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The d-school in Africa

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The home-base of the Hasso Plattner Institute of Design Thinking at UCT is Cape Town, where there is a burgeoning ecosystem for innovation, entrepreneurship and start-ups.

The locus of the d-school’s work is South Africa and the African continent. Here the context is complex and evolving. Inequity and social, economic, political and cultural diversity collide with opportunity. The resulting dynamic calls for ongoing innovation in the form of new solutions and outcomes, as well as new applications for existing solutions.

At the d-school, we believe it’s our responsibility to prepare students for meeting these challenges. We do this by creating exciting and exacting learning experiences that profoundly transform the way students work.

We offer a discipline that unlocks the creative confidence that leads to innovation. In the process, students learn tools and a process that they can apply to any challenge.

Our human-centred, values-driven and collaborative approach means that together we establish collective goals that contribute to achieving sustainability and user and community agency.

UCT d-school’s Design Thinking Model

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The established practices of our affiliate Hasso Plattner Schools of Design Thinking at the universities of Potsdam and Stanford serve as the foundation for the programmes of the d-school at UCT.

Building on this, we are developing a model in design thinking education that is uniquely suited to our needs for an innovative and entrepreneurial approach to problem-solving in South Africa, and on the African continent. It is one we hope will contribute to the value of design thinking for other, similar settings that are characterised by diverse, majority economies.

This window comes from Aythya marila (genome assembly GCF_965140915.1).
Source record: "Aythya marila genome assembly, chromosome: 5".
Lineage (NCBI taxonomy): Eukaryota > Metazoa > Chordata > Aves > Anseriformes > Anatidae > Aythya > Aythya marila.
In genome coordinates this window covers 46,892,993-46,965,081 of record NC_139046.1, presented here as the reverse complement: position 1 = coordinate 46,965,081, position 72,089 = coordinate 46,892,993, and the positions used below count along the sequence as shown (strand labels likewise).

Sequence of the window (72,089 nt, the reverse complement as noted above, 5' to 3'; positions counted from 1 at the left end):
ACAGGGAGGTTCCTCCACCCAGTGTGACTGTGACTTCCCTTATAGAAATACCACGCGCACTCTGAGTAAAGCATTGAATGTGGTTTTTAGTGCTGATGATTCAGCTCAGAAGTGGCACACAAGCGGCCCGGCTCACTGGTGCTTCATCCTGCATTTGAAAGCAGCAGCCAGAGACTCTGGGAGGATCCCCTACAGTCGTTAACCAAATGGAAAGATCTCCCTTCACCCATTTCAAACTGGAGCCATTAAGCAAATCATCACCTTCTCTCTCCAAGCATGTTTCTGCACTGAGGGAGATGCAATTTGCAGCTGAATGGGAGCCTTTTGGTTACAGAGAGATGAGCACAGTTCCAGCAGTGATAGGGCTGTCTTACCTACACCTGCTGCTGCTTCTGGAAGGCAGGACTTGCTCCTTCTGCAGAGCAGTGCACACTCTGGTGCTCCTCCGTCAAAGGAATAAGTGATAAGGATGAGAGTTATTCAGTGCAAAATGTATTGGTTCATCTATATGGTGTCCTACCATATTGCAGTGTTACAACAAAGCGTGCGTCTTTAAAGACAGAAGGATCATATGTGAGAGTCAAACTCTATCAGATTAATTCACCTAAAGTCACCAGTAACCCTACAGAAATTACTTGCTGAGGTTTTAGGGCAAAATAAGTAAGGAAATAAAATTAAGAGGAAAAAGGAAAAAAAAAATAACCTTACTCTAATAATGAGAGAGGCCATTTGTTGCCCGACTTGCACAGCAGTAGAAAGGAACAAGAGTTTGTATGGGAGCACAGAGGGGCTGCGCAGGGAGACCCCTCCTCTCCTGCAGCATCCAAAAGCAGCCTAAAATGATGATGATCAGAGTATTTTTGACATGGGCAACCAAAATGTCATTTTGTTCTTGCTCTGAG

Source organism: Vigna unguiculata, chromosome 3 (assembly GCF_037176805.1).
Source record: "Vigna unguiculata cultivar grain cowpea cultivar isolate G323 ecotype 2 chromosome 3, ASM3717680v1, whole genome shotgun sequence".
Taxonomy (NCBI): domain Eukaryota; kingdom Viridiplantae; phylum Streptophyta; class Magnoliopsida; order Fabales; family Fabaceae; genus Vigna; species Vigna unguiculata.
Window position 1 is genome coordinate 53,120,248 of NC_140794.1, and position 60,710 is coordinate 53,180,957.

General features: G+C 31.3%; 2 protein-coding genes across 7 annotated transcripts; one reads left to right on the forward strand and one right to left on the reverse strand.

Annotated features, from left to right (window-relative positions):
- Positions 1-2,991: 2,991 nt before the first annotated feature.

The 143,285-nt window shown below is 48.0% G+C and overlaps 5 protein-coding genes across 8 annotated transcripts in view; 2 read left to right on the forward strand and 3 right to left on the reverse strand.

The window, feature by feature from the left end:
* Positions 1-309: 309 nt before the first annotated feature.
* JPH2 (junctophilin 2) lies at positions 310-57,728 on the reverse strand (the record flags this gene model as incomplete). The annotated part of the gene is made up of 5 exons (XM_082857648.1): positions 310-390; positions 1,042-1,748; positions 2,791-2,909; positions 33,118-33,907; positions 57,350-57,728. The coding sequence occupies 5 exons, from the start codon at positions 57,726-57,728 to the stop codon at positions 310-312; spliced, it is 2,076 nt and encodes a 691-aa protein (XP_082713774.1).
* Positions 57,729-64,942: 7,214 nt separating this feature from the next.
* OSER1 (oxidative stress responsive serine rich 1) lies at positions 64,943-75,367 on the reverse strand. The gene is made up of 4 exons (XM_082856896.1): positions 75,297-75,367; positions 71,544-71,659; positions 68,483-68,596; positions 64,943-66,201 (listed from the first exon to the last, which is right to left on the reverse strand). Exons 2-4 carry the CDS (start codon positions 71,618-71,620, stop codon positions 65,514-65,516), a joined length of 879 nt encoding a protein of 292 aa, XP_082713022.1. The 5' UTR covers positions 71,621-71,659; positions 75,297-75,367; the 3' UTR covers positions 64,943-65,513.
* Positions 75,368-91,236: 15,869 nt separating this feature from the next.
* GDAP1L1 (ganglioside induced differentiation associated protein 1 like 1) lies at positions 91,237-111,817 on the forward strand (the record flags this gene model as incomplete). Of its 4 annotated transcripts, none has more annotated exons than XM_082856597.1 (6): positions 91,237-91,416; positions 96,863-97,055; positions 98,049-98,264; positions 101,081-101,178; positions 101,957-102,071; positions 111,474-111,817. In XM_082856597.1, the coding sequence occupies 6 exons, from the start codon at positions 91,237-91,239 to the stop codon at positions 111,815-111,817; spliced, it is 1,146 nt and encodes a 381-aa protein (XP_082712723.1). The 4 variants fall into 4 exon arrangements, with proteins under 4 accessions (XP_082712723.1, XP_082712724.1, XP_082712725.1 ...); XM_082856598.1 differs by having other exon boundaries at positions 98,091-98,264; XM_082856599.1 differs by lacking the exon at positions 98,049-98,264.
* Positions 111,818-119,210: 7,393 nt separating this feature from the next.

Our students learn to work collaboratively in diverse and inclusive multi-disciplinary teams of five or six. Each team is closely facilitated by a professional coach while a lead coach designs and guides the programme. Students learn by working on real world challenges provided by academic, private and public sector partners.

The inclusivity of the teams ensures that a broad range of perspectives, skills and experience are applied to more effectively address complex challenges.

Our design thinking training enables students to develop empathy through understanding users - their values, their needs, and the environments in which they live and work. And their journey towards empathy begins with developing an understanding of themselves within the context and in relation to users. This is critical for developing a co-creative approach to problem-solving that can facilitate solutions that are relevant, effective and sustainable.

Immersion in user contexts, and co-creating solutions with user communities, are unique features of the learning experiences that the d-school in Cape Town aims to create for our students.

Who are d-school Students?

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Design thinking students come from all disciplines and typically aspire to become leaders in innovation. They are keen to learn to work in multi-disciplinary teams on transversal projects. They want to contribute to solving the world’s problems and to addressing challenges and opportunities in dynamic environments.

d-school students have, or wish to develop, T-shaped profiles.

What is a T-shape profile?